First Friday in Advent

When Jesus saw the crowds, he had compassion for them because they were harassed and helpless, like sheep without a shepherd.—Matthew 9: 36

Compassion is one of the charismas of a life dedicated to God. For Buddhists compassion is the primary expression of enlightenment. A bodhisattva is a person who has reached enlightenment or oneness with God but chooses to remain a servant of the poor, living in the world, engaged in the suffering of this life.

Compassion is also a central component for nonviolence. The only truly nonviolent action is one rooted in compassion or love for the enemy. It takes daily practice to learn to choose compassion over revenge or over apathy.

Compassion, in the biblical sense, is situated in the bowels and intestines because this area of the body was regarded as the seat of passion, such as anger and love. For the Hebrews, however, the bowels were also the location of tender mercies and affection.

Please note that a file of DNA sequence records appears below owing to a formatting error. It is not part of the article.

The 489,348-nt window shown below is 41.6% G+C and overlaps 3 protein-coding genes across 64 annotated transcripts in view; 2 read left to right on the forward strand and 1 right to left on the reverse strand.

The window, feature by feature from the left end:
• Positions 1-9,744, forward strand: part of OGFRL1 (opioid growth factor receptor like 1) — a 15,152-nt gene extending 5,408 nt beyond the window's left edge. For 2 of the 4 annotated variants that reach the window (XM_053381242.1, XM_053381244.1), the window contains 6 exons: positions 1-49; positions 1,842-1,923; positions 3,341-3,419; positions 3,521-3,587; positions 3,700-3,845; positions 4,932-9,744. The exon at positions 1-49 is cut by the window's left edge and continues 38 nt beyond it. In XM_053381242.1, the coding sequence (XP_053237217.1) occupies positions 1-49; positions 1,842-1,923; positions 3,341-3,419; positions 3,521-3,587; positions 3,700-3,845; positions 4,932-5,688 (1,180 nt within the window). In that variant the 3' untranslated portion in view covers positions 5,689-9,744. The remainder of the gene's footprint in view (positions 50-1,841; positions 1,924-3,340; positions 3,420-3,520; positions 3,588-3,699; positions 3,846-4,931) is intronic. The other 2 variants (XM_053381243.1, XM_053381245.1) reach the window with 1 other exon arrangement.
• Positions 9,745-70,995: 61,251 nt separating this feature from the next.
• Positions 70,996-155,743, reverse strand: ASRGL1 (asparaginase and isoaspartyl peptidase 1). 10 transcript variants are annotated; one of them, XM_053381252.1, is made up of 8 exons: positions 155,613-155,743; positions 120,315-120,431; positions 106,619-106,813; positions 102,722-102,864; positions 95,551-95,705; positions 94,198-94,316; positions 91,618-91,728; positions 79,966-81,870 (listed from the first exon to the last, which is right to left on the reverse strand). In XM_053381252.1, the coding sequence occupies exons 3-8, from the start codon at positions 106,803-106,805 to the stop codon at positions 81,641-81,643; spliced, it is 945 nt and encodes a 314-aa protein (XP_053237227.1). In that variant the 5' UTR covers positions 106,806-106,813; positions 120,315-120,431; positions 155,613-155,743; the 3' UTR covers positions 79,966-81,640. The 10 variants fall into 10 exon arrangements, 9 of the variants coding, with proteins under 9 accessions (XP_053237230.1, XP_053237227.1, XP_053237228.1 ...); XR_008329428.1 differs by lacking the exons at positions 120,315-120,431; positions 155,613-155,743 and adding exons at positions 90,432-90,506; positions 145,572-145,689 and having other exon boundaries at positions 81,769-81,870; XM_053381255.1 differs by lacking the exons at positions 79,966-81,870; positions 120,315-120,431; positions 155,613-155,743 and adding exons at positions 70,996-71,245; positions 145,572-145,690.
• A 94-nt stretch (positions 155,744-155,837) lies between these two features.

Today is the feast day of John of Damascus, one of the 3rd century hermit-reformers knows as the Desert Fathers. He wrote: “But, if you are curious about God, first tell me of yourself and the things that pertain to you. How does your soul have existence? How is your mind set in motion? … Think of God as a spring of life begetting the Messiah like a river and the Holy Ghost like a sea, for the spring and the river and sea are all one nature. Think of the God as a root, and of the Messiah as a branch, and the Spirit as a fruit, for the substance in these three is one. God is a sun with the Messiah as rays and the Holy Ghost as heat.”

Place a flowering branch in water and watch the prayers blossom along it.

Breathe in. Breathe out. Ad…..vent.

With gratitude to Pax Christi USA where some of these reflections first appeared in print.

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